Crowdsourcing comes with a number of positive promises for organizations: Cost reduction, a 24-hour workforce, and short-term knowledge gathering. On the other hand, this „creative destruction“ undermines labor rights and regulations. Unfair and opaque payment systems and socio-spatial inequalities among crowd workers are some of the pitfalls of crowdsourcing. ICT can lead to exploitation of the crowds and other negative (unintended) effects of crowdsourcing. This workshop examines crowds that are at risk (e.g. children), their characteristics and behaviors and the role of ICT within the crowd work. We welcome researchers from a diversity of disciplines and perspectives to illuminate insights into crowds at risk and trying to shed light on questions about what the destructive forces at work are, how work is changing, and what unregulated areas of “work” are exploited.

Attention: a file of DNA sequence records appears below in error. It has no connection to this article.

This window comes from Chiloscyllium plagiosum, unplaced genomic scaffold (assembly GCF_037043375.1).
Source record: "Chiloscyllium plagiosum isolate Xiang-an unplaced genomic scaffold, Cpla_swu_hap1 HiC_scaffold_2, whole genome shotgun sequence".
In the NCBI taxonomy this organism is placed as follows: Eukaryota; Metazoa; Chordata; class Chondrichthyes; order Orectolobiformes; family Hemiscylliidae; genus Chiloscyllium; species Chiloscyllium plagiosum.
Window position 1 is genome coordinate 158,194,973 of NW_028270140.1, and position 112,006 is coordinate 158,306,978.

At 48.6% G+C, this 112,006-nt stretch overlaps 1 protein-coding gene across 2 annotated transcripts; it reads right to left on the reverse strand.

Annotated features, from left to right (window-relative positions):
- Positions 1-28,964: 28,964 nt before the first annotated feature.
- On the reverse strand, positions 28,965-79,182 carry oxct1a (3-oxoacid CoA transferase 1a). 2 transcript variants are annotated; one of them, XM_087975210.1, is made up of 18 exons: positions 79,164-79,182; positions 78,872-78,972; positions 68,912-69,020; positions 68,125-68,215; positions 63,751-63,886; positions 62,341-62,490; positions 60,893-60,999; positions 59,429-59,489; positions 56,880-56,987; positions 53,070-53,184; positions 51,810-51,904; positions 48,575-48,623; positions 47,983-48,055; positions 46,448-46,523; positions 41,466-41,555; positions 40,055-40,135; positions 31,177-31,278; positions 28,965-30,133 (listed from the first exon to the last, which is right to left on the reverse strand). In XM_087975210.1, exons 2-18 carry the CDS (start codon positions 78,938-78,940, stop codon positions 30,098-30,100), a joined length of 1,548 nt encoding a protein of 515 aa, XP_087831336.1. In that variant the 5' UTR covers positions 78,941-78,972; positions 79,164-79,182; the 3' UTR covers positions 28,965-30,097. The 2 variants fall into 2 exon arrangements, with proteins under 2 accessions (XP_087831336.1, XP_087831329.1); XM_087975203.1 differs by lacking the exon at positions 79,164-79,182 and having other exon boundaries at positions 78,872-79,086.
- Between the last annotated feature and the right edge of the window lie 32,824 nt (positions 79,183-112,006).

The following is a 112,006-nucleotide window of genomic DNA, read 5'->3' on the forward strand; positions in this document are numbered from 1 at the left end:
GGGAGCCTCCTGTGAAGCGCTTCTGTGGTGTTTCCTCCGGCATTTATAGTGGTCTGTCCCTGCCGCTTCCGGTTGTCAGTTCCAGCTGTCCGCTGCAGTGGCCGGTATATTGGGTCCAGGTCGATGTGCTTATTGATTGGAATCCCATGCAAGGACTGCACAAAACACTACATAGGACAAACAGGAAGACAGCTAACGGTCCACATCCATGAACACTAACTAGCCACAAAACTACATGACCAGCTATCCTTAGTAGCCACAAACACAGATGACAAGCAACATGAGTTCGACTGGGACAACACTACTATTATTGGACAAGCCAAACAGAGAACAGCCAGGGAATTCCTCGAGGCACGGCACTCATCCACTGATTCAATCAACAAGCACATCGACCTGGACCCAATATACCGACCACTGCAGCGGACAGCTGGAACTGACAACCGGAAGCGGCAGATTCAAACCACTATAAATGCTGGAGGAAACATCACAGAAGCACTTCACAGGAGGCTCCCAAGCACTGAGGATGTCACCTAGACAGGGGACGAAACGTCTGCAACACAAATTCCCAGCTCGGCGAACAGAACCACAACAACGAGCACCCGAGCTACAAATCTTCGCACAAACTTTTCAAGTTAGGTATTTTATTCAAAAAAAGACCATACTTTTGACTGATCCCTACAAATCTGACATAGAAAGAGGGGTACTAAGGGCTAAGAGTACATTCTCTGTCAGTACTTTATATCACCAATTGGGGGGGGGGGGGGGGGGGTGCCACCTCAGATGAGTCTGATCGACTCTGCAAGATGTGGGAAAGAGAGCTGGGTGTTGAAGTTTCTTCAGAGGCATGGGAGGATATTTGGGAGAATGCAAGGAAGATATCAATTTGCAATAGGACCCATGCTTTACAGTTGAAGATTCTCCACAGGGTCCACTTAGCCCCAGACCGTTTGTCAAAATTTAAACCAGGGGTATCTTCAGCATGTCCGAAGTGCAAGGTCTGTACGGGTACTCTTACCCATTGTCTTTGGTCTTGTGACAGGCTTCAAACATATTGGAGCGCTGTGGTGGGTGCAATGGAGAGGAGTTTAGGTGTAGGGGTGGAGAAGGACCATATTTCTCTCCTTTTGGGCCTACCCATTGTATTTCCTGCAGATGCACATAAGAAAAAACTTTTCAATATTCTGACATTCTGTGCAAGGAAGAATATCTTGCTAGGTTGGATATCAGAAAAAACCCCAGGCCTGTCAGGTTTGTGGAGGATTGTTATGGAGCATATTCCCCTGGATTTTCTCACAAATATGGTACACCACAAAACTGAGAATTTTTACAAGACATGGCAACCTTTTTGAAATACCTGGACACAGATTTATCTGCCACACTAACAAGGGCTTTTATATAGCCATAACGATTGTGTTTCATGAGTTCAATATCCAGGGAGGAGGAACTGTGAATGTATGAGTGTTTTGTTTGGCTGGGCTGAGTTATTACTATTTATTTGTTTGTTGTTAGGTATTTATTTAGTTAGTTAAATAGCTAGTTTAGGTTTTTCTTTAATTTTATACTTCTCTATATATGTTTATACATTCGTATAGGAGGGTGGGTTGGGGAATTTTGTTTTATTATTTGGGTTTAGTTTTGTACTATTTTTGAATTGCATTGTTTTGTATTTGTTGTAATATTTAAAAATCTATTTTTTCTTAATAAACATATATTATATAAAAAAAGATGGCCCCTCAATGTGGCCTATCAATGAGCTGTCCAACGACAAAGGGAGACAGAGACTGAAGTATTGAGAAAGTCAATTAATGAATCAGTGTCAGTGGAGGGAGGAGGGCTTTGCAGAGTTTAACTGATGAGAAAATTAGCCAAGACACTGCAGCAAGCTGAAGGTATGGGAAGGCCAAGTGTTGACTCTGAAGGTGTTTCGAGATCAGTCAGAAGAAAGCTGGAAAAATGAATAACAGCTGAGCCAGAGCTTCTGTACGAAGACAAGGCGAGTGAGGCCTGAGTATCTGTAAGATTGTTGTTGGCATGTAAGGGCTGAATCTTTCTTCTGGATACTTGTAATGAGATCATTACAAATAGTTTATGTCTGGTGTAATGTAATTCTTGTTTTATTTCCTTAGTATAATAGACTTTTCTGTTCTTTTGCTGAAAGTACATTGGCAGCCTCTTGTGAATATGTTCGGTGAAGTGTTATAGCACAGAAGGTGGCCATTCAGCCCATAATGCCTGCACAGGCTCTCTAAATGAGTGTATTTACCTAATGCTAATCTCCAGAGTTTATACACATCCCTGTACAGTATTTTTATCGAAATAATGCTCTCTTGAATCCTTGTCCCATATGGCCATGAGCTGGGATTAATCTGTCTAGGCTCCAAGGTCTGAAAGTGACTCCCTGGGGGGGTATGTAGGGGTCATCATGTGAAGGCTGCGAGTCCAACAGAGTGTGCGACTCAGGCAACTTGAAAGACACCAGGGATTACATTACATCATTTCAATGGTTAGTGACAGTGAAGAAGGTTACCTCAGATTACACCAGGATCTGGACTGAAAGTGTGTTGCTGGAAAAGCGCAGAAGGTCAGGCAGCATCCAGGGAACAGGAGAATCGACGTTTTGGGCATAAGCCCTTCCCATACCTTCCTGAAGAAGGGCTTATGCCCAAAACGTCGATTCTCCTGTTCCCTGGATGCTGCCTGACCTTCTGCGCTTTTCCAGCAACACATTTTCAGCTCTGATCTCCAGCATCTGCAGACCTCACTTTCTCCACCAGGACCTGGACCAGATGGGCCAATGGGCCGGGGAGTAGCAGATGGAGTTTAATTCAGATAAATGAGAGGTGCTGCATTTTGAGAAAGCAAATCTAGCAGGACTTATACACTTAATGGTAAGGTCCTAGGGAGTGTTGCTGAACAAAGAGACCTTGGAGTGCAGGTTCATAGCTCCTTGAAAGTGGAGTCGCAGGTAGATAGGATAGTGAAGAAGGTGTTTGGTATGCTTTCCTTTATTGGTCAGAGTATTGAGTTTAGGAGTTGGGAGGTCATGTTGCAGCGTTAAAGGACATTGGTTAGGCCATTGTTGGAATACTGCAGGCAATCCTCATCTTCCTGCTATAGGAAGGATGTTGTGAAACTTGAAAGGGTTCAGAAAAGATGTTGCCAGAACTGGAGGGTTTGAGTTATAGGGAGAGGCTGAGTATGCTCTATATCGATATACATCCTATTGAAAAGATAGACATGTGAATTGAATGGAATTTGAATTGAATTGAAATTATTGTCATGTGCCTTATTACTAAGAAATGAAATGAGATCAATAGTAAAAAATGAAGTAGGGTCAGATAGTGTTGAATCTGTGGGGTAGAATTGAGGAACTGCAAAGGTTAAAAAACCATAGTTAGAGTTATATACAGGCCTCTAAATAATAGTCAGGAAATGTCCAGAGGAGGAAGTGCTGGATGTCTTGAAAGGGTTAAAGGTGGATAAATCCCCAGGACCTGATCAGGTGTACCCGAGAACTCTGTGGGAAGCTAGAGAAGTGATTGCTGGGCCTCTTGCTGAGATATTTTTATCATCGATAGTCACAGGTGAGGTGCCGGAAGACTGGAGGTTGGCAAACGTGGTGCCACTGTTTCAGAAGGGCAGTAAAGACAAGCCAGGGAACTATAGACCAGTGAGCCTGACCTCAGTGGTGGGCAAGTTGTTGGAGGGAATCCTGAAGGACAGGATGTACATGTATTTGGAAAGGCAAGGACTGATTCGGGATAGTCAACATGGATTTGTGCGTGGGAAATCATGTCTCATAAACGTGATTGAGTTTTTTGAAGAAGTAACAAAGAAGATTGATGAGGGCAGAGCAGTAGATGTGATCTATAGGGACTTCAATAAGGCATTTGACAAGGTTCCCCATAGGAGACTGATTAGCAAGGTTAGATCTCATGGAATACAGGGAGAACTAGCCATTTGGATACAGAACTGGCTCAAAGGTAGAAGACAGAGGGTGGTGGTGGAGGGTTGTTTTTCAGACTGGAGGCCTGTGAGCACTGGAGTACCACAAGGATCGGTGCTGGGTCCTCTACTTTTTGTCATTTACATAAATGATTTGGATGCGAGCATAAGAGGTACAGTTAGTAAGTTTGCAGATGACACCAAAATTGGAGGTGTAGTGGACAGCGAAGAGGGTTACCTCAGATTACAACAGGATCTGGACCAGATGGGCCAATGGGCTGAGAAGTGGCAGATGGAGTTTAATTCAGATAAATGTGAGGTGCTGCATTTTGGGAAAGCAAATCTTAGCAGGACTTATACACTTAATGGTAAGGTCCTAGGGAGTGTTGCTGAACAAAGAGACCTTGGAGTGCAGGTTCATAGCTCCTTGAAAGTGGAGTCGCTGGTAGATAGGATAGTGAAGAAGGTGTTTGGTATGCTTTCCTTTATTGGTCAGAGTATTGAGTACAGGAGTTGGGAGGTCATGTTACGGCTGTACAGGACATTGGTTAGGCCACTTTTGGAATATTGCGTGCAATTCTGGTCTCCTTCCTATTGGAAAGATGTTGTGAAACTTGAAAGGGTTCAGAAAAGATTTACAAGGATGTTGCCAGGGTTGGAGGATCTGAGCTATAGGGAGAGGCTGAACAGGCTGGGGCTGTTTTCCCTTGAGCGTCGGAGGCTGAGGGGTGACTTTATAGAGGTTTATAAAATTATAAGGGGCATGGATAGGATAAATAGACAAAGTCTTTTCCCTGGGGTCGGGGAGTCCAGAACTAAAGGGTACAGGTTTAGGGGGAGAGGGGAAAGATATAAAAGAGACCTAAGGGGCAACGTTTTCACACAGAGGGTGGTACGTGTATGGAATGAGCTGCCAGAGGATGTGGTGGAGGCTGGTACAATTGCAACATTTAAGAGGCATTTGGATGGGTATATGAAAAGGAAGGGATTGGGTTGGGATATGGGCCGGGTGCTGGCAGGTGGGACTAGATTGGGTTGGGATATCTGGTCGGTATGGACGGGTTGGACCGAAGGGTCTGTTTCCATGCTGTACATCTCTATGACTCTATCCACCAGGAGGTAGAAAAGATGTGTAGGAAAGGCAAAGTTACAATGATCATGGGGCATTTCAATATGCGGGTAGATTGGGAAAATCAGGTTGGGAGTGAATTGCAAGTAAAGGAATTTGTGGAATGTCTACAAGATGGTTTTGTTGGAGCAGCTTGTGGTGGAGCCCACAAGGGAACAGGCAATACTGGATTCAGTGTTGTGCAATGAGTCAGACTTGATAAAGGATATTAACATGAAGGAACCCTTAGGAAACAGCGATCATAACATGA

– Ethical issues and groups at risk within crowdsourcing
– ICT tools and attempts to establish sustainable work cultures online
– Empirical studies about crowds at risk
– Crowdsourcing contexts vulnerable for exploitation
– ICT-driven new forms of labor
– Crowd-workers responsible for their own infrastructures
– Laws and regulating of child work/consumption online
– Cases of exploitation of children as crowd workers
– The gamification of the lifeworld
– Citizen-based crisis management groups at risk
– Cases of crowdsourcing as self fulfilment or self-exploitation
– Crowd work and ownership in Platform Cooperativism
How to submit
The position paper should be 2-4 pages and follow the SIGCHI extended abstract template. Send submissions and inquiries to the following email address: firstname.lastname@example.org.
|Date 1||Submission of papers|
|Date 2||Review Phase|
At least one author of the position paper must attend the workshop. All participants must register for both the workshop and for at least one day of the conference.